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volume = "48",
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LATE-BREAKING ABSTRACT: Real life impact of long acting beta-2-agonist withdrawal in controlled step 3 asthma patients. / Jabbal, Sunny; Manoharan, Arvind; Anderson, William; Lipworth, Brian.

In: European Respiratory Journal, Vol. 48, No. Suppl60, 08.11.2016.

Research output: Contribution to journalMeeting abstract

TY - JOUR

T1 - LATE-BREAKING ABSTRACT: Real life impact of long acting beta-2-agonist withdrawal in controlled step 3 asthma patients

AU - Jabbal, Sunny

AU - Manoharan, Arvind

AU - Anderson, William

AU - Lipworth, Brian

N1 - no funding information

PY - 2016/11/8

Y1 - 2016/11/8

N2 - Background: GINA guidelines state asthma patients should be on the lowest treatment step to achieve control. In clinical practice more often patients are stepped up to ICS/LABA than stepped down. We hypothesise that LABA withdrawal may be safely done in controlled patients.Methods: We evaluated 58 stable, step 3 asthma patients from primary care. Spirometry, Impulse oscillometry and FeNO were performed at baseline. After this LABA was stopped and ICS dose was reduced. Patients attended 3 weeks afterwards for repeat tests.Results: None of the patients were current smokers, and all were receiving ICS/LABA:, mean FEV1 88% predicted, peak flow 101% predicted, and were well controlled having had no exacerbations in the last 3 months prior to screening. Our results showed no significant change in symptom score, salbutamol use, or pulmonary function at 3 weeks after stopping LABA. Mean values pre & post were: R5 (total airway resistance) 0.48 versus 0.47 kPa/L.s; FEV1 2.89 versus 2.88 L; PEF 462 versus 462 L/min; FeNO 38 versus 36 ppb. The absence of change occurred despite a concomitant mean 20 % reduction in ICS dose (664 to 530 µg, P<0.0005).Conclusion: In real life well controlled patients on ICS/LABA may safely undergo LABA withdrawal without loss of control or decline in pulmonary function, at least in the medium term. This in turn perhaps suggests that ICS/LABA treatment may be overprescribed. Large scale prospective studies are required to analyse how this may impact on long term outcomes such as exacerbations.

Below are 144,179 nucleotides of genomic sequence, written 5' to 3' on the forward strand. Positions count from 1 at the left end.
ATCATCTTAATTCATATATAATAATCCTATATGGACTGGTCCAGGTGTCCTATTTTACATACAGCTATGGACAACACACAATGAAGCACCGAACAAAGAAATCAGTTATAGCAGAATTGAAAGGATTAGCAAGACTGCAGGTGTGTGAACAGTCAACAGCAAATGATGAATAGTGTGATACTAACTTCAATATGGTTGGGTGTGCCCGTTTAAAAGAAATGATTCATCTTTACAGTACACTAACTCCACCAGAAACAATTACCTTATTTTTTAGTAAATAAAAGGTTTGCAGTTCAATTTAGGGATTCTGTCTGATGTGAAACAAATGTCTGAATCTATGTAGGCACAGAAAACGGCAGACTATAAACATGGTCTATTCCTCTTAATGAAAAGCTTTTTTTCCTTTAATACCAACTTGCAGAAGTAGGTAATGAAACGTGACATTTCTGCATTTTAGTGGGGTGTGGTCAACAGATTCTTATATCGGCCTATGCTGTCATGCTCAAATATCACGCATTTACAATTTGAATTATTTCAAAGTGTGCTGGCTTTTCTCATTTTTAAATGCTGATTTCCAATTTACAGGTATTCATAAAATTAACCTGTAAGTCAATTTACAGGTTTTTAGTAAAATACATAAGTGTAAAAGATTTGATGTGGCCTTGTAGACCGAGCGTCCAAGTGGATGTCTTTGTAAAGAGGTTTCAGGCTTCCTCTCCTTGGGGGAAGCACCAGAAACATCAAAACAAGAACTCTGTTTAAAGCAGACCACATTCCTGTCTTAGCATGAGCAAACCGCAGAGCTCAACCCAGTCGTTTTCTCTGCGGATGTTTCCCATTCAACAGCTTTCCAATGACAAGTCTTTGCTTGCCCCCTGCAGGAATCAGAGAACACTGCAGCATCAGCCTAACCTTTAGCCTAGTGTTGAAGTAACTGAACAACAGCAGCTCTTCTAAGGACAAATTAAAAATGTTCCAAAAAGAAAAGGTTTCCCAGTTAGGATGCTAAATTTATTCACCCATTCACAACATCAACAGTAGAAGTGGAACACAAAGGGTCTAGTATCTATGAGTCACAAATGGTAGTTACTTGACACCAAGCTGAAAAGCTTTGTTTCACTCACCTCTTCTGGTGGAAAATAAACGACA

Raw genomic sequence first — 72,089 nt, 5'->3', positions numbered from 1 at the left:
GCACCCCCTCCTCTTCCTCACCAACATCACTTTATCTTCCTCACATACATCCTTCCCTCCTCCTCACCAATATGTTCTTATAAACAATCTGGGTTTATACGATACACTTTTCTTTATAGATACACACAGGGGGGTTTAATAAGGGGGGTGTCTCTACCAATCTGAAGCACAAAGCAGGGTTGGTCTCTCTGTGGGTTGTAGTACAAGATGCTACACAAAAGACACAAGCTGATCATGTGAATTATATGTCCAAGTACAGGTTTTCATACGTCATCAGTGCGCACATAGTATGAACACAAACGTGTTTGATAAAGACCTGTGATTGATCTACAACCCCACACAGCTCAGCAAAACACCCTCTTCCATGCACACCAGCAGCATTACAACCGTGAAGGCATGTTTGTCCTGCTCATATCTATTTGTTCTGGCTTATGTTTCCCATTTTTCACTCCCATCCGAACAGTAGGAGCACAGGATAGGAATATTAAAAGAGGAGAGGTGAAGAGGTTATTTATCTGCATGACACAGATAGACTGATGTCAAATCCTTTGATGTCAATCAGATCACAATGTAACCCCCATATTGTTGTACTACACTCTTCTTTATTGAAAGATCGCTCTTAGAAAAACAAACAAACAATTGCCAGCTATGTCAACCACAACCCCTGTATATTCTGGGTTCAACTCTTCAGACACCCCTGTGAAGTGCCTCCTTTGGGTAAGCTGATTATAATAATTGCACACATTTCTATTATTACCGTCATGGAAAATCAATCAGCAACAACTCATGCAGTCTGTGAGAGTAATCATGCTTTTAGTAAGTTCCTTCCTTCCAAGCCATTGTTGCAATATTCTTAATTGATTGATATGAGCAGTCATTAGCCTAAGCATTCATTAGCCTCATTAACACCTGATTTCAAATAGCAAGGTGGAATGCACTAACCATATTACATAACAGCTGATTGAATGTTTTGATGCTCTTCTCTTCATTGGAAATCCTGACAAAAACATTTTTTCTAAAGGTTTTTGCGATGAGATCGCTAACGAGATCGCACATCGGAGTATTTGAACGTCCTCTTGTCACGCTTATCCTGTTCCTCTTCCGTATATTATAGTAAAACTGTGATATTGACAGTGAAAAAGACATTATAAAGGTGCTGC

AB - Background: GINA guidelines state asthma patients should be on the lowest treatment step to achieve control. In clinical practice more often patients are stepped up to ICS/LABA than stepped down. We hypothesise that LABA withdrawal may be safely done in controlled patients.Methods: We evaluated 58 stable, step 3 asthma patients from primary care. Spirometry, Impulse oscillometry and FeNO were performed at baseline. After this LABA was stopped and ICS dose was reduced. Patients attended 3 weeks afterwards for repeat tests.Results: None of the patients were current smokers, and all were receiving ICS/LABA:, mean FEV1 88% predicted, peak flow 101% predicted, and were well controlled having had no exacerbations in the last 3 months prior to screening. Our results showed no significant change in symptom score, salbutamol use, or pulmonary function at 3 weeks after stopping LABA. Mean values pre & post were: R5 (total airway resistance) 0.48 versus 0.47 kPa/L.s; FEV1 2.89 versus 2.88 L; PEF 462 versus 462 L/min; FeNO 38 versus 36 ppb. The absence of change occurred despite a concomitant mean 20 % reduction in ICS dose (664 to 530 µg, P<0.0005).Conclusion: In real life well controlled patients on ICS/LABA may safely undergo LABA withdrawal without loss of control or decline in pulmonary function, at least in the medium term. This in turn perhaps suggests that ICS/LABA treatment may be overprescribed. Large scale prospective studies are required to analyse how this may impact on long term outcomes such as exacerbations.

KW - asthma management

KW - Breath Test

KW - Tranplantation

U2 - 10.1183/13993003.congress-2016.OA4829

DO - 10.1183/13993003.congress-2016.OA4829

M3 - Meeting abstract

VL - 48

JO - European Respiratory Journal

JF - European Respiratory Journal

SN - 0903-1936

IS - Suppl60

ER -